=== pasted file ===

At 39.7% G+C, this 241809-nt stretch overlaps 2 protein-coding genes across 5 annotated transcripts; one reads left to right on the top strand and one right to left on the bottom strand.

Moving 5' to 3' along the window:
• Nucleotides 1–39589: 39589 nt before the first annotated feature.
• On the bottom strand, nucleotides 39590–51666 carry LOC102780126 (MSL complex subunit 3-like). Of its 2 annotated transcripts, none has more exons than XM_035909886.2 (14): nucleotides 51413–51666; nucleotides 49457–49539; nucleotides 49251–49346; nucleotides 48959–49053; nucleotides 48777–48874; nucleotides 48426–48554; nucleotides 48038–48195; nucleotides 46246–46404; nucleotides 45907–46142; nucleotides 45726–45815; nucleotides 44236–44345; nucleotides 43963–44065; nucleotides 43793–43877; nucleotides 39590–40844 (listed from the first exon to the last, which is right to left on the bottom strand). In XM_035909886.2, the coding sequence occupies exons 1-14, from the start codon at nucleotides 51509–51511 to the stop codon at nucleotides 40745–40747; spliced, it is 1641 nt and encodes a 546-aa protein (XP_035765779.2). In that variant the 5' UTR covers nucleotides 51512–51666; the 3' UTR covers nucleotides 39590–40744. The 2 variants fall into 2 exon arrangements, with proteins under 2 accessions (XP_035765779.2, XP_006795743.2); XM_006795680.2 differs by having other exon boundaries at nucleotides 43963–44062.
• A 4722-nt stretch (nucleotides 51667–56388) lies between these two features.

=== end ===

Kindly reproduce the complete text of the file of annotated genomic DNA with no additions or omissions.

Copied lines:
At 39.7% G+C, this 241809-nt stretch overlaps 2 protein-coding genes across 5 annotated transcripts; one reads left to right on the top strand and one right to left on the bottom strand.

Moving 5' to 3' along the window:
• Nucleotides 1–39589: 39589 nt before the first annotated feature.
• On the bottom strand, nucleotides 39590–51666 carry LOC102780126 (MSL complex subunit 3-like). Of its 2 annotated transcripts, none has more exons than XM_035909886.2 (14): nucleotides 51413–51666; nucleotides 49457–49539; nucleotides 49251–49346; nucleotides 48959–49053; nucleotides 48777–48874; nucleotides 48426–48554; nucleotides 48038–48195; nucleotides 46246–46404; nucleotides 45907–46142; nucleotides 45726–45815; nucleotides 44236–44345; nucleotides 43963–44065; nucleotides 43793–43877; nucleotides 39590–40844 (listed from the first exon to the last, which is right to left on the bottom strand). In XM_035909886.2, the coding sequence occupies exons 1-14, from the start codon at nucleotides 51509–51511 to the stop codon at nucleotides 40745–40747; spliced, it is 1641 nt and encodes a 546-aa protein (XP_035765779.2). In that variant the 5' UTR covers nucleotides 51512–51666; the 3' UTR covers nucleotides 39590–40744. The 2 variants fall into 2 exon arrangements, with proteins under 2 accessions (XP_035765779.2, XP_006795743.2); XM_006795680.2 differs by having other exon boundaries at nucleotides 43963–44062.
• A 4722-nt stretch (nucleotides 51667–56388) lies between these two features.